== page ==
Combustible Dust Testing & Remediation Questions & Answers
- What is combustible dust?
The OSHA NEP defines combustible dust as "particulate solid that presents a fire or deflagration hazard when suspended in air or some other oxidizing medium over a range of concentrations, regardless of particle size or shape."
Most solid organic materials as well as many metals and some nonmetallic inorganic materials, will burn or explode if finely divided and dispersed in sufficient concentrations.
Tiny particals and dust are byproducts of the manufacturing process, and a large-scale explosion can be triggered by a thin layer of dust and small spark. In fact, according to NFPA 654 "As little as 1/32 of an inch of organic dust over 5 percent of a room's surface area presents a significant explosion hazard."
- What are the risks of combustible dust?
In February 2008, dust accumulation in production areas caused a sudden explosion at the Imperial Sugar facility in Savannah Georgia. The explosion was an international news story, resulting in the fatalities of 14 workers, hundreds of injuries, and nearly $8 million in OHSA fines.
Although higher-profile than many combustible dust explosions, the incident at Imperial Sugar was by no means unique. According to a November 2006 Chemical Safety Hazard Investigation Board study, there have been nearly 450 combustible dust fires and explosions in the U.S. in the past 25 years -- resulting in nearly 800 injuries and more than 130 deaths.
- What industries are most affected by combustible dust?
Because combustible dust is generated by manufacturing such a wide range of materials, businesses in many industries may require the protection of remediation services. That includes:
- Wood Products
- Food Products
- Metals Products
- Chemical Industries
- Rubber/Plastic Products
- Primary Metal Products
- Furniture Manufacturing
- Electric/Sanitary Services
- Transportation Equipment
- Durable Goods
- Paper Products
- Textile Mills
- What are the regulatory implications of combustible dust incidents?
From 2008 to 2012, the United States Chemical Safety Board documented 50 combustible dust accidents that led to 161 worker injuries and 29 fatalities. That increase in combustible dustrelated incidents has resulted in heightened scrutiny from federal regulatory agencies, including the Occupational Safety and Health Association (OSHA) and the National Fire Protection Association (NFPA), to reduce manufacturing dust accumulation that leads to fires. Recently enacted and proposed combustible dust regulation includes:
- NFPA 654 - Standard for the Prevention of Fire and Dust Explosions from the Manufacturing, Processing, and Handling of Combustible Particulate Solids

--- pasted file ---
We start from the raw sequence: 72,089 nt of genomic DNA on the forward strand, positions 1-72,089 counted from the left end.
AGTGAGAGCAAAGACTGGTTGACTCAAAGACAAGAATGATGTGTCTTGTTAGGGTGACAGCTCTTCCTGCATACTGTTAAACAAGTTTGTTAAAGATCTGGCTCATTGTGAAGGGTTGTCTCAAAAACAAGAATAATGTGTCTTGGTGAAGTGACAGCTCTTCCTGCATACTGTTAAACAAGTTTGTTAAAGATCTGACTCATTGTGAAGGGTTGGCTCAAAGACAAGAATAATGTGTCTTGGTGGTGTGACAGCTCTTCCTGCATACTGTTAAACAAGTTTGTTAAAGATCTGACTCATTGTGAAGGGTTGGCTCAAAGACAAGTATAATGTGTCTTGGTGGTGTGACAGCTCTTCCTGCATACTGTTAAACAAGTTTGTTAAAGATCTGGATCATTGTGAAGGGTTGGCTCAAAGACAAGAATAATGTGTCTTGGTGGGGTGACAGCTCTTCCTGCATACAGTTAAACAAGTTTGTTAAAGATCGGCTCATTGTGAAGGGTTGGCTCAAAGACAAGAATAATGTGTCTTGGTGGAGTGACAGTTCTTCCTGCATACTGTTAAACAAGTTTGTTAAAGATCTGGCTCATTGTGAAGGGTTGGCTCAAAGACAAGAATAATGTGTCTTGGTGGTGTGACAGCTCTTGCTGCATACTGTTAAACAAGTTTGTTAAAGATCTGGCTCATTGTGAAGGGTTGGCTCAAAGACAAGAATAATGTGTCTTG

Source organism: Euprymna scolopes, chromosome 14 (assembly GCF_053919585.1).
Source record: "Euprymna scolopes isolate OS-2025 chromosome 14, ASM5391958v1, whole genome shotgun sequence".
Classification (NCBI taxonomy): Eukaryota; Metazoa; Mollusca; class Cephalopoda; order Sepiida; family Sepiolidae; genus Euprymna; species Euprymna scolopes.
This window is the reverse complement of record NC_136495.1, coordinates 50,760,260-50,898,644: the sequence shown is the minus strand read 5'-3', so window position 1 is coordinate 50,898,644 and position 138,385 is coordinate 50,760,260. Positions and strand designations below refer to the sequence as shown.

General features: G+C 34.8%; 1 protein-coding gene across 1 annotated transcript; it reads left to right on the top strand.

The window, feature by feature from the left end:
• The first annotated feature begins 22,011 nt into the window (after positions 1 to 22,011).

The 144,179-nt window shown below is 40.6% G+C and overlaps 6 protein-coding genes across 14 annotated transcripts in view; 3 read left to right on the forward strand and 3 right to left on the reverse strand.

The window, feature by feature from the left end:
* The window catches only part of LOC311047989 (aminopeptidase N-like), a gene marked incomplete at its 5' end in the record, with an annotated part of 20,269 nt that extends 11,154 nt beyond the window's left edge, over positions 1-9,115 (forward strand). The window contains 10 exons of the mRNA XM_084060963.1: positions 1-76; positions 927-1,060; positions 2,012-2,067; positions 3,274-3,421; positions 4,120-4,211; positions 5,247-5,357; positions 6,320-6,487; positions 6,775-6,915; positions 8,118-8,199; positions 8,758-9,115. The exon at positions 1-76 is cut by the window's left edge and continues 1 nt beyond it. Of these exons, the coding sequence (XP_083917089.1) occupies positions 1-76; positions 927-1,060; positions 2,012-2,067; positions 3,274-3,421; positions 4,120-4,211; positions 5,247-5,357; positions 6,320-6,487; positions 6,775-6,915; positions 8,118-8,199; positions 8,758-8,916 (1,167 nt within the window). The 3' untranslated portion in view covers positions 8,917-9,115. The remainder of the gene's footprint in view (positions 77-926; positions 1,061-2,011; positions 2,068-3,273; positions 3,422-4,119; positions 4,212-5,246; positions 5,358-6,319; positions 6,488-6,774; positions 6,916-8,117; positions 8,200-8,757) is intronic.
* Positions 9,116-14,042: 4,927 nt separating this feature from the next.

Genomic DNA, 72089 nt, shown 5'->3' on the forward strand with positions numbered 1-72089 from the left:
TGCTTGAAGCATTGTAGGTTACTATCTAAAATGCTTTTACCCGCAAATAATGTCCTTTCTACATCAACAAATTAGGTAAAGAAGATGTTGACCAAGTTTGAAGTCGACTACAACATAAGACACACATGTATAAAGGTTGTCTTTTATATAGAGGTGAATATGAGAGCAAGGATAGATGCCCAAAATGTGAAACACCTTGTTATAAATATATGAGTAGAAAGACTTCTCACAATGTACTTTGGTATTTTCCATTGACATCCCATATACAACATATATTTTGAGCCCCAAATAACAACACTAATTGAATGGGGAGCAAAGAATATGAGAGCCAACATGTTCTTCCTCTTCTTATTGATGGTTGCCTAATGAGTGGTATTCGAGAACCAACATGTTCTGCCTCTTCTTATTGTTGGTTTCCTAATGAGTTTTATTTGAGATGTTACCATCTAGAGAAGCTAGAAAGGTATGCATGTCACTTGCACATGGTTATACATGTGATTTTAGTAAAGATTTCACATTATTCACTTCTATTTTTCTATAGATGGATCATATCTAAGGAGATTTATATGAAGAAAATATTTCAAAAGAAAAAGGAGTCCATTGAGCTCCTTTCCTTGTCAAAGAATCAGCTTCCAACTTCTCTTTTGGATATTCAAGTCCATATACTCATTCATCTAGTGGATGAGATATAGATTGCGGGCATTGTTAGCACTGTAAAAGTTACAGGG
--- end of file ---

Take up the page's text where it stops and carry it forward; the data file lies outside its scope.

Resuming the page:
- NFPA 664 - Standard for the Prevention of Fires and Explosions in Wood Processing and Woodworking Facilities
- NFPA 61 - Standard for the Prevention of Fires and Explosions in Agricultural and Food Processing Facilities
- NFPA 484 - Standard for Combustible Metals
- NFPA 655 - Standard for the Prevention of Fires and Explosions
- OSHA workplace standards 1910.22 (housekeeping), 1910.72 (grain handling), and the general duty clause
In addition, the OSHA published advanced notice of combustible dust rulemaking in October 2009.
- What are the costs of non-compliance?
- In October 2007, the OSHA initiated its Combustible Dust National Emphasis Program (NEP) to inspect facilities that generate or handle combustible dust. Of the 1,097 facilities inspected, the NEP found over 4,900 violations - 74% of which were reported to be "serious". Only 22% of the facilities inspected by the NEP were found to be in compliance with OHSA standards for combustible dust. In addition, a serious violation carried an average cost of $1,233 per violation.
- What are your responsibilities as an operator of a manufacturing facility?
- It is up to you - the manufacturer - to know the composition of materials that are processed at your facility, the risk level of combustible dust fires and explosions, and all applicable laws. Material Safety Data Sheets are a starting point, but most do not address materials explosivity. To prevent costly fines from non-compliance with state and federal laws and - most importantly - risks to your employees' safety, the best option available is to have your manufacturing dust tested to asses explosivity.
- How can Koorsen Environmental Services help meet your combustible dust needs?
You can count on the specialists at Koorsen Environmental Services to develop a testing, cleaning, and remediation program that removes combustible dust from your manufacturing facility and keeps you fully compliant with federal and state regulations.
Our vacuum systems fulfill the requirements of the ATEX Zone 22 directive 1999/92 ATEX 137. Our systems are equipped with steel containers, earth-bonded parts and antistatic accessories. All equipment used is fully bonded and grounded. For use with conductive material, IP65 standard is valid.
In addition, all of our technicians are trained and bonded to comply with OHSA safety standards, and we maintain compliance with national and local safety codes and jurisdictions.
Our services not only help manufacturers comply with federal and state safety standards, they also help to maintain the value of your facility and its operating system and equipment.